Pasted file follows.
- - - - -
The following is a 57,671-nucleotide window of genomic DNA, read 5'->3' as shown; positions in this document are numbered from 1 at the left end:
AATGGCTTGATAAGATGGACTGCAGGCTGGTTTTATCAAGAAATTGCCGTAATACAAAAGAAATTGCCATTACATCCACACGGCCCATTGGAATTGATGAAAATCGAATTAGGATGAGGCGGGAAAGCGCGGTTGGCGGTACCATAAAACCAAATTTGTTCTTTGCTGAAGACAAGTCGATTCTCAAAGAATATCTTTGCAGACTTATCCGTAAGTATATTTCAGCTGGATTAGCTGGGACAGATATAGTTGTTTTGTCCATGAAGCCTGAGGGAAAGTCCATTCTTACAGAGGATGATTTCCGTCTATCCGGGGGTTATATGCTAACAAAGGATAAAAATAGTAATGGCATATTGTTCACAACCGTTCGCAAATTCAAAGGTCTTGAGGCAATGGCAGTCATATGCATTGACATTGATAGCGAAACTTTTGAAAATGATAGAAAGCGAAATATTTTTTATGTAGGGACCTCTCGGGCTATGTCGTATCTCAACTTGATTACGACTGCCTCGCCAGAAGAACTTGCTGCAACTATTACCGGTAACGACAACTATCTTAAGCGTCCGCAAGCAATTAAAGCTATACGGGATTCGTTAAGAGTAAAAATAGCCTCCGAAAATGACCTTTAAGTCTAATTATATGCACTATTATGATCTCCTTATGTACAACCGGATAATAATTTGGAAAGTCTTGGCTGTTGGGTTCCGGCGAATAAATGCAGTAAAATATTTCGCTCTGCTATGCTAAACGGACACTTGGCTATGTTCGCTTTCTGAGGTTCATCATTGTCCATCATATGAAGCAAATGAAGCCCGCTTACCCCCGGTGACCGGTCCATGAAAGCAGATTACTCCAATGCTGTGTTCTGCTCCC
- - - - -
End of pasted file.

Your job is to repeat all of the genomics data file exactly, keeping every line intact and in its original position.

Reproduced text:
The following is a 57,671-nucleotide window of genomic DNA, read 5'->3' as shown; positions in this document are numbered from 1 at the left end:
AATGGCTTGATAAGATGGACTGCAGGCTGGTTTTATCAAGAAATTGCCGTAATACAAAAGAAATTGCCATTACATCCACACGGCCCATTGGAATTGATGAAAATCGAATTAGGATGAGGCGGGAAAGCGCGGTTGGCGGTACCATAAAACCAAATTTGTTCTTTGCTGAAGACAAGTCGATTCTCAAAGAATATCTTTGCAGACTTATCCGTAAGTATATTTCAGCTGGATTAGCTGGGACAGATATAGTTGTTTTGTCCATGAAGCCTGAGGGAAAGTCCATTCTTACAGAGGATGATTTCCGTCTATCCGGGGGTTATATGCTAACAAAGGATAAAAATAGTAATGGCATATTGTTCACAACCGTTCGCAAATTCAAAGGTCTTGAGGCAATGGCAGTCATATGCATTGACATTGATAGCGAAACTTTTGAAAATGATAGAAAGCGAAATATTTTTTATGTAGGGACCTCTCGGGCTATGTCGTATCTCAACTTGATTACGACTGCCTCGCCAGAAGAACTTGCTGCAACTATTACCGGTAACGACAACTATCTTAAGCGTCCGCAAGCAATTAAAGCTATACGGGATTCGTTAAGAGTAAAAATAGCCTCCGAAAATGACCTTTAAGTCTAATTATATGCACTATTATGATCTCCTTATGTACAACCGGATAATAATTTGGAAAGTCTTGGCTGTTGGGTTCCGGCGAATAAATGCAGTAAAATATTTCGCTCTGCTATGCTAAACGGACACTTGGCTATGTTCGCTTTCTGAGGTTCATCATTGTCCATCATATGAAGCAAATGAAGCCCGCTTACCCCCGGTGACCGGTCCATGAAAGCAGATTACTCCAATGCTGTGTTCTGCTCCC